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Generation of novel neuroinvasive prions following intravenous challenge
Univ Calif San Diego, CA 92093 USA; Univ Calif San Diego, CA 92093 USA.
Univ Calif San Diego, CA 92093 USA; Univ Calif San Diego, CA 92093 USA.
Univ Calif San Diego, CA 92093 USA; Univ Calif San Diego, CA 92093 USA.
Univ Calif San Diego, CA 92093 USA; Univ Calif San Diego, CA 92093 USA.
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2018 (English)In: Brain Pathology, ISSN 1015-6305, E-ISSN 1750-3639, Vol. 28, no 6, p. 999-1011Article in journal (Refereed) Published
Abstract [en]

Prions typically spread into the central nervous system (CNS), likely via peripheral nerves. Yet prion conformers differ in their capacity to penetrate the CNS; certain fibrillar prions replicate persistently in lymphoid tissues with no CNS entry, leading to chronic silent carriers. Subclinical carriers of variant Creutzfeldt-Jakob (vCJD) prions in the United Kingdom have been estimated at 1:2000, and vCJD prions have been transmitted through blood transfusion, however, the circulating prion conformers that neuroinvade remain unclear. Here we investigate how prion conformation impacts brain entry of transfused prions by challenging mice intravenously to subfibrillar and fibrillar strains. We show that most strains infiltrated the brain and caused terminal disease, however, the fibrillar prions showed reduced CNS entry in a strain-dependent manner. Strikingly, the highly fibrillar mCWD prion strain replicated in the spleen and emerged in the brain as a novel strain, indicating that a new neuroinvasive prion had been generated from a previously non-neuroinvasive strain. The new strain showed altered plaque morphology, brain regions targeted and biochemical properties and these properties were maintained upon intracerebral passage. Intracerebral passage of prion-infected spleen re-created the new strain. Splenic prions resembled the new strain biochemically and intracerebral passage of prion-infected spleen re-created the new strain, collectively suggesting splenic prion replication as a potential source. Taken together, these results indicate that intravenous exposure to prion-contaminated blood or blood products may generate novel neuroinvasive prion conformers and disease phenotypes, potentially arising from prion replication in non-neural tissues or from conformer selection.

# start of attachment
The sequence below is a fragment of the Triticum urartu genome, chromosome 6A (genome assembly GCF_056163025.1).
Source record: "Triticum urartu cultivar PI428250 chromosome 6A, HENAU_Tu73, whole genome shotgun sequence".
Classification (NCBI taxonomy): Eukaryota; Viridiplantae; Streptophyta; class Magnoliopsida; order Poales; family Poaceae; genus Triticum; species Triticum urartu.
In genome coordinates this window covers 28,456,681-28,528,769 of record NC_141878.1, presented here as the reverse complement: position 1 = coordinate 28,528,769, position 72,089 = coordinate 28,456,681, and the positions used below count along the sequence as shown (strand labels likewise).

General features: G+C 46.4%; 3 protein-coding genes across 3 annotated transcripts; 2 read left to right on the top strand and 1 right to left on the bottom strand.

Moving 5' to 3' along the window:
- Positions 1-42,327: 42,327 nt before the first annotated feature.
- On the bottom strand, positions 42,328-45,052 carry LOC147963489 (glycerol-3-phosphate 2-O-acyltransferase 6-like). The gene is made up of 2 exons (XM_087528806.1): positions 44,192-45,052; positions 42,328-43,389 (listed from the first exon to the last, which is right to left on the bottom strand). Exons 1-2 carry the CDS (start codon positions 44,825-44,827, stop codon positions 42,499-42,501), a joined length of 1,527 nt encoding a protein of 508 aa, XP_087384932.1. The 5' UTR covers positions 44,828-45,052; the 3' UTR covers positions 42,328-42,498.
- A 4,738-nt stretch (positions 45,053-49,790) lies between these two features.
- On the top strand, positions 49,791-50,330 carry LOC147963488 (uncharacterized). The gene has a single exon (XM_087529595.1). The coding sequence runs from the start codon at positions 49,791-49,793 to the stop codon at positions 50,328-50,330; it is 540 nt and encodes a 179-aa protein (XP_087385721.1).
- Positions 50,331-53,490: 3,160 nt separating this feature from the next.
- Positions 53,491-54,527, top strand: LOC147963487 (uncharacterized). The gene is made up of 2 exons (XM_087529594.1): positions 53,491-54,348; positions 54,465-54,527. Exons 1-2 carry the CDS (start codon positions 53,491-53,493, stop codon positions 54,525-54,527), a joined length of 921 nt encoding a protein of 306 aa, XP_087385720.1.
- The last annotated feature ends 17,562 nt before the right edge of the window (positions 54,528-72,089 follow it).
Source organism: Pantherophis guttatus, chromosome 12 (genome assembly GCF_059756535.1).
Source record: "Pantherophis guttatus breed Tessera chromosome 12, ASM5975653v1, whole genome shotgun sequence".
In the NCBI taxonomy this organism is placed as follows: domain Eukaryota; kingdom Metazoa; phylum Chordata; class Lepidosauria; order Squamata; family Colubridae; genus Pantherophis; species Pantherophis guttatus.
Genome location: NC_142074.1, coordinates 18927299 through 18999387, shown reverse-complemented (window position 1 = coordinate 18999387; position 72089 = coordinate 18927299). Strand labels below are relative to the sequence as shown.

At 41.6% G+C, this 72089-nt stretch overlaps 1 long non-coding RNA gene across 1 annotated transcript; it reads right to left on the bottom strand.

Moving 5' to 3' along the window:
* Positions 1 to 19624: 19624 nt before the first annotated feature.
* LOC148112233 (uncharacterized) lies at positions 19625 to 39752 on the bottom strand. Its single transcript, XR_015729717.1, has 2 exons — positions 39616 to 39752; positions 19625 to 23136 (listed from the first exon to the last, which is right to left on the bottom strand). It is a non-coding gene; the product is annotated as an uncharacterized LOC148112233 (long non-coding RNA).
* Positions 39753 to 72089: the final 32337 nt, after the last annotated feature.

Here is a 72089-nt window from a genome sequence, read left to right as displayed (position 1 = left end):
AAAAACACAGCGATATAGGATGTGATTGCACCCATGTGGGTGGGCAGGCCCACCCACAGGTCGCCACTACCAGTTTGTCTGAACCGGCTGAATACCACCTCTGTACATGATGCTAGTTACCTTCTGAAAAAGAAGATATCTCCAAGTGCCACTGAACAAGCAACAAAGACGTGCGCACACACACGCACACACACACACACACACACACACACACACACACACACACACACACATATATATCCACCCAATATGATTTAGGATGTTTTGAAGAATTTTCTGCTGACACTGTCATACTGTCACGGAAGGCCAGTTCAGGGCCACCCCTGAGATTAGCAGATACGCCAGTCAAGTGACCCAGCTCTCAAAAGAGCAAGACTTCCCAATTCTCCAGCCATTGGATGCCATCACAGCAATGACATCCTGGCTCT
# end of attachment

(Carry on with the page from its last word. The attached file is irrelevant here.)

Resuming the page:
Place, publisher, year, edition, pages
WILEY , 2018. Vol. 28, no 6, p. 999-1011
Keywords [en]
amyloid; blood; neurodegeneration; protein misfolding; prion disease; strain mutation; transmission
National Category
Neurosciences
Identifiers
URN: urn:nbn:se:liu:diva-154741DOI: 10.1111/bpa.12598ISI: 000457460300016PubMedID: 29505163OAI: oai:DiVA.org:liu-154741DiVA, id: diva2:1291999
Note

Funding Agencies|National Institutes of Health [NS069566, NS076896]; Ramon Areces Foundation; Swedish Research Council [2015-04521, 2015-05868]; Goran Gustafsson Foundation

Available from: 2019-02-26 Created: 2019-02-26 Last updated: 2019-02-26

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